George lives with her lover, Childie and plays a cheerful district nurse in a BBC soap opera. However, her character is to be killed off, and George realises that the only other job she can... See full summary »
Set in the ancient past when humans and dinosaurs lived together, a small tribe is struggling to survive by giving a sacrifice of a blond woman to their god, the sun, in return for ... See full summary »
Amanda Dartland accompanies her half-Apache husband Jonathan to a mining community where he will supervise the excavation of an almost mythical Apache treasure. His jealous rages and macho attitude cause her much misery, while the excavation project is threatened by prejudice and fear. Amanda tries to bridge the cultural gap, and Jonathan must do the same, or he will lose her. Mesmerizing brief performance by Celia Lovsky as Princess Saba.Written by
Molly Malloy <firstname.lastname@example.org>
This film was being shown in the theater of the ocean liner Andrea Doria, when she was struck (and consequently eventually sunk) by the liner Stockholm on 25-26 July, 1956. The film was interrupted by the collision. See more »
Celia Lovsky, who plays Princess Saba, has a distinctive Czechoslovakian accent that is exotic, but far from being Native American. She rolls "r"s and says "vill" instead of "will." See more »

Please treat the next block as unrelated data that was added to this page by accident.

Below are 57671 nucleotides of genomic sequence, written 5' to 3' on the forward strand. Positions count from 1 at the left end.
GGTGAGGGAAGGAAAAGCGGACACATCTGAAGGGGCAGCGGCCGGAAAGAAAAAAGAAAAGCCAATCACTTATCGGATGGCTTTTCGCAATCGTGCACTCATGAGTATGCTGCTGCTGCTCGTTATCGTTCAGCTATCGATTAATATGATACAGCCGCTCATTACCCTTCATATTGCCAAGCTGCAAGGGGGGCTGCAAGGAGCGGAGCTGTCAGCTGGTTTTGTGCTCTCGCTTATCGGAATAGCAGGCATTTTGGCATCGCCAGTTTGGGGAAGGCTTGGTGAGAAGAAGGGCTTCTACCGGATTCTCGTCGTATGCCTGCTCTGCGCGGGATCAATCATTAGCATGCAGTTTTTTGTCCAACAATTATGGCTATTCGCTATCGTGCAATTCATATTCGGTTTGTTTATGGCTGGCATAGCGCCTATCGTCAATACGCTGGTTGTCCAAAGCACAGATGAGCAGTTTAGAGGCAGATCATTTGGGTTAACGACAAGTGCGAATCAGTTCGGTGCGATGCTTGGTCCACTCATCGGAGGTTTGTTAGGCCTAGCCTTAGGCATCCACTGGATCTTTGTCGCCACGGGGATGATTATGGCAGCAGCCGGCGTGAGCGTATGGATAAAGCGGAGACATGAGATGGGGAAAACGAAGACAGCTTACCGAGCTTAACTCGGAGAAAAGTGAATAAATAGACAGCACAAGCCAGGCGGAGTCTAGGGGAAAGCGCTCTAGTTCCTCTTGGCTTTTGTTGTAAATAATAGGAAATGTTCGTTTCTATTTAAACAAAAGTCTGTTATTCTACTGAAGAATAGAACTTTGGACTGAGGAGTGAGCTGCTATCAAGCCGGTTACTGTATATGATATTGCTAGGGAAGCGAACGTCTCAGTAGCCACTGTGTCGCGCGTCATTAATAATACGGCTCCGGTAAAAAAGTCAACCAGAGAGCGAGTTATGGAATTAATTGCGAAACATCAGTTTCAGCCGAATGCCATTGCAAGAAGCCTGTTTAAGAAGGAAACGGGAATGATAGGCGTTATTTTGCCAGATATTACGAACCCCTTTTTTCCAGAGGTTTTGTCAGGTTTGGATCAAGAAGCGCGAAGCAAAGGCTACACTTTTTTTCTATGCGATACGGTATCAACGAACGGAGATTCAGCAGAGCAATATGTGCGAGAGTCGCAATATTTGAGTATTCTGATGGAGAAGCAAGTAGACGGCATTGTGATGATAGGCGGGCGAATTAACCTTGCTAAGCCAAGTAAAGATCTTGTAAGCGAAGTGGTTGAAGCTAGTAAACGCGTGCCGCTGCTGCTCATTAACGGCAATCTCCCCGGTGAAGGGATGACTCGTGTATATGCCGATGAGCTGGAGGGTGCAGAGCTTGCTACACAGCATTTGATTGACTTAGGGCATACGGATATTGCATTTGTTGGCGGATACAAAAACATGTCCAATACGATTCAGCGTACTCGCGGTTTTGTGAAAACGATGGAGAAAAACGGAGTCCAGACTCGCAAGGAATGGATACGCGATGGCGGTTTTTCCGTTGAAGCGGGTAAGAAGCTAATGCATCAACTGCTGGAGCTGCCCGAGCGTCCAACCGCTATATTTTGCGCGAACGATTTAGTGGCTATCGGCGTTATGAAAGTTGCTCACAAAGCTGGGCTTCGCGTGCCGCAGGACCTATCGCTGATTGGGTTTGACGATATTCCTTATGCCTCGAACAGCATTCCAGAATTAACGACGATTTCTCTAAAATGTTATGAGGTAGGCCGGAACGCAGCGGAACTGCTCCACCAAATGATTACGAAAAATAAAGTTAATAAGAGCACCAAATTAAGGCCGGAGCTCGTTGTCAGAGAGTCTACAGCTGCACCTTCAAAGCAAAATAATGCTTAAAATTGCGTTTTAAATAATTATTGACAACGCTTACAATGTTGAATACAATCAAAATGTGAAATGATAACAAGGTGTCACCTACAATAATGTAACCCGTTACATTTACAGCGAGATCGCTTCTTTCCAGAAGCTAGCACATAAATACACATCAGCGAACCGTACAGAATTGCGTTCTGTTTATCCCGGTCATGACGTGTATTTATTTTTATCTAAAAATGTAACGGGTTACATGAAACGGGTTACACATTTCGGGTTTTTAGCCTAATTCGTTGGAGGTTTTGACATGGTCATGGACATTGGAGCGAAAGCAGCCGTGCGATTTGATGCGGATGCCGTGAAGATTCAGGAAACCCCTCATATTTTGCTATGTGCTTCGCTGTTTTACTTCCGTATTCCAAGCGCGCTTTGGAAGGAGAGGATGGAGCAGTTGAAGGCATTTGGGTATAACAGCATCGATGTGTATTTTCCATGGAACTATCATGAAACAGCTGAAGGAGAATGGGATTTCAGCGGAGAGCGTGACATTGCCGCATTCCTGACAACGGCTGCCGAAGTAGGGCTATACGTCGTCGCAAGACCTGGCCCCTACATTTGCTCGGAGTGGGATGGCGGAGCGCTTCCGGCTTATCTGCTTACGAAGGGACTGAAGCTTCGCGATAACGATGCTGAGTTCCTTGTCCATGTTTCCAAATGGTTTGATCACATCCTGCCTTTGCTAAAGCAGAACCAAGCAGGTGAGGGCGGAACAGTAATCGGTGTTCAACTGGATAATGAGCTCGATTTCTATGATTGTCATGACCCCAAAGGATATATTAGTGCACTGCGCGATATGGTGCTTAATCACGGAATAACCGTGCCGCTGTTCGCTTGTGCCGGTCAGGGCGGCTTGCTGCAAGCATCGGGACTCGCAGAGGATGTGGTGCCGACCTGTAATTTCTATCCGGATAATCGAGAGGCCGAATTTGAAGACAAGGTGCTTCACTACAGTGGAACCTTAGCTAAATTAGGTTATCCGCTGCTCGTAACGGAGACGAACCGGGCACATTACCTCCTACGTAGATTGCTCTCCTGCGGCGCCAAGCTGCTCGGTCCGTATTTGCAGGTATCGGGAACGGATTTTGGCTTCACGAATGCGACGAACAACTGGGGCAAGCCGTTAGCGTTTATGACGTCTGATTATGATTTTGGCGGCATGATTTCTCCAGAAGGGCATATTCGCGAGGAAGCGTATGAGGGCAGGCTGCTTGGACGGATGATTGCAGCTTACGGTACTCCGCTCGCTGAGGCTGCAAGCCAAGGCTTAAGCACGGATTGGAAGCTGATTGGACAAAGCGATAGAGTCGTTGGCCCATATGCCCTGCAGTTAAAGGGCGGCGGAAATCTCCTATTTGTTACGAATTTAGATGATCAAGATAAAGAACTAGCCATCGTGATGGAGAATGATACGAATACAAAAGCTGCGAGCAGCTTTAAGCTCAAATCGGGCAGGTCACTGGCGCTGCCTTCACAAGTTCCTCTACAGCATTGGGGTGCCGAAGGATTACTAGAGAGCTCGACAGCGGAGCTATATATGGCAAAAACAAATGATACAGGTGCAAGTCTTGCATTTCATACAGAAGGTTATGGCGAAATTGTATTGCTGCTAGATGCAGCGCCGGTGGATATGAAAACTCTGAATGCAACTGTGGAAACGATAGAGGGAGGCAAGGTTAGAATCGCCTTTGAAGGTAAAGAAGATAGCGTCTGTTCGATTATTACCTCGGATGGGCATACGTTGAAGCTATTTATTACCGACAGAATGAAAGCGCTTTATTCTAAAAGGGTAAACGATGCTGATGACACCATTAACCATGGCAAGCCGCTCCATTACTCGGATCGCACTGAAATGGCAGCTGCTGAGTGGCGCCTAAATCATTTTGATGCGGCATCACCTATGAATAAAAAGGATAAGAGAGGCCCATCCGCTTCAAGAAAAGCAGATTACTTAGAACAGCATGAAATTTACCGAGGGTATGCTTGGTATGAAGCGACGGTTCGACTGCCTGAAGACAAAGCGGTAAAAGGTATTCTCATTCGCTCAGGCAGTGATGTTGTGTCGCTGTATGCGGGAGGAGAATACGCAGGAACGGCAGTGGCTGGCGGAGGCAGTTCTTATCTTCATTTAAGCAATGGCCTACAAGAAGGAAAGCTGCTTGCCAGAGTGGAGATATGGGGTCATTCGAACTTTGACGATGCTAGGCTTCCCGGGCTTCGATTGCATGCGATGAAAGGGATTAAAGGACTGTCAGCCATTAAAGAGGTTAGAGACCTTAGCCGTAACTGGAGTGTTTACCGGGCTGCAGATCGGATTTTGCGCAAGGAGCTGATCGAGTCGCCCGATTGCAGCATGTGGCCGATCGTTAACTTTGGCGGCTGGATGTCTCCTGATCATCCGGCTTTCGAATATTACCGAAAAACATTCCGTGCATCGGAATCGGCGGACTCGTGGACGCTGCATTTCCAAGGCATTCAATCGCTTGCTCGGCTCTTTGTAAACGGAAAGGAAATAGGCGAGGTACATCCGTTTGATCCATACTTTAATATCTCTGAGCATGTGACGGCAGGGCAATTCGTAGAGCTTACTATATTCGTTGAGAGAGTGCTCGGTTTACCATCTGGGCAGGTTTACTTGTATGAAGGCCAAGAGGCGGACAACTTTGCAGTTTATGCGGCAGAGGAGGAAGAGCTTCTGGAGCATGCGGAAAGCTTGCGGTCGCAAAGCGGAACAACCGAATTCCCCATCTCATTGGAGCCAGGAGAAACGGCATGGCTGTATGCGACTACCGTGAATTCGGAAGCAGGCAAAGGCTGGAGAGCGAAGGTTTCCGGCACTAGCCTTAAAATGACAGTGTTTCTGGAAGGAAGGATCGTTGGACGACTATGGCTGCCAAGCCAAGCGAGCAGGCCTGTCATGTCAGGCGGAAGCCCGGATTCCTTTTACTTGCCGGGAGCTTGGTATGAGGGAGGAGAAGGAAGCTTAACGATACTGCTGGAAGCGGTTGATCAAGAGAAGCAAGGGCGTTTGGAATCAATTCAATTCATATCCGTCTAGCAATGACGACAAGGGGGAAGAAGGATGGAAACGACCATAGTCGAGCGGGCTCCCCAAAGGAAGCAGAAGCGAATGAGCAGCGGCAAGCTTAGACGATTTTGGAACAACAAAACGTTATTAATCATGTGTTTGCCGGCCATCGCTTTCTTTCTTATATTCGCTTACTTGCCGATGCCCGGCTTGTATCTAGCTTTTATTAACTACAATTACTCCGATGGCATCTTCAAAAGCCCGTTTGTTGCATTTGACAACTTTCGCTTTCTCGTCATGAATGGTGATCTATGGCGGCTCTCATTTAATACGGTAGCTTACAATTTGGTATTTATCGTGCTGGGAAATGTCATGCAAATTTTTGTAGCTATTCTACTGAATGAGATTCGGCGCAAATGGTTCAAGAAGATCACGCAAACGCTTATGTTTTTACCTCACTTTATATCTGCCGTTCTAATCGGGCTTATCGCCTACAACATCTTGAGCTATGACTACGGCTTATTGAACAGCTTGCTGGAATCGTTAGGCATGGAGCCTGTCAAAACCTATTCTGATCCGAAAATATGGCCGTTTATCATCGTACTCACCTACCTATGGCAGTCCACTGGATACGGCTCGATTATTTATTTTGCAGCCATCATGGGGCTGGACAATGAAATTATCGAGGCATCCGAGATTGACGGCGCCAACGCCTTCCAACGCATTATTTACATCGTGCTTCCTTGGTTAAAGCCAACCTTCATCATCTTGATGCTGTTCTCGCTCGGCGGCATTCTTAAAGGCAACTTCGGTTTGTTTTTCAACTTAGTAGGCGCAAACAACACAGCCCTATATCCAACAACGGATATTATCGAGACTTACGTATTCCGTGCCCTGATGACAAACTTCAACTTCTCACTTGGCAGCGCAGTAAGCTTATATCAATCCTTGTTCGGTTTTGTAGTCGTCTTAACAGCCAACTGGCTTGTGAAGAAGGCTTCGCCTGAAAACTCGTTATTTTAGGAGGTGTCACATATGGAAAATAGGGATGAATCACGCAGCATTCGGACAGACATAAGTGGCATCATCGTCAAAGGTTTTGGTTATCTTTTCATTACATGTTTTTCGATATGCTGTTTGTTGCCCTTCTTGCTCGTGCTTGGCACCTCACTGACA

[Indicating, to a tour group, a gathering of young Apache boys on the Reservation]
A child here has little contact with his father who, in the old days, was usually away hunting. Today, the father is still much away. He works on the Reservation cattle range. As you see, the little boys play, and have few responsibilities. But there comes a day when they are twelve. Here is a little one, ready to leave his mother and go with the men. From now on, he will work and hunt with the men. Eat and live ...
[...] See more »
Jane and Jeff - The kind of casting that kept U.-I. on the map!
Universal-International was a busy little hive of audience-pleasing eye candy back in the Fifties and it probably employed more "starlets" and up-and-coming hunks in its stable of contractees than all of its major studio rivals combined. Some of U.-I.'s output contained some very worthwhile elements amidst the Technicolored trappings. This one offered some fairly well-considered insights on the marital tribulations encountered when two people from very dissimilar backgrounds and outlooks on life attempt to make of their marriage vows more than just a ritual they once pronounced when their union began.
Jane Russell seemed well paired with the tall and handsome Jeff Chandler and the locations look authentic enough for the story to hold one's interest. Celia Lovsky, always an actress who could win an audience's favor in the briefest of roles (and, alas, she was never allotted more than a few scenes in most of her films), scores once again in "Foxfire." This is one to watch for if you notice it scheduled on a late-night or early afternoon TV broadcast.
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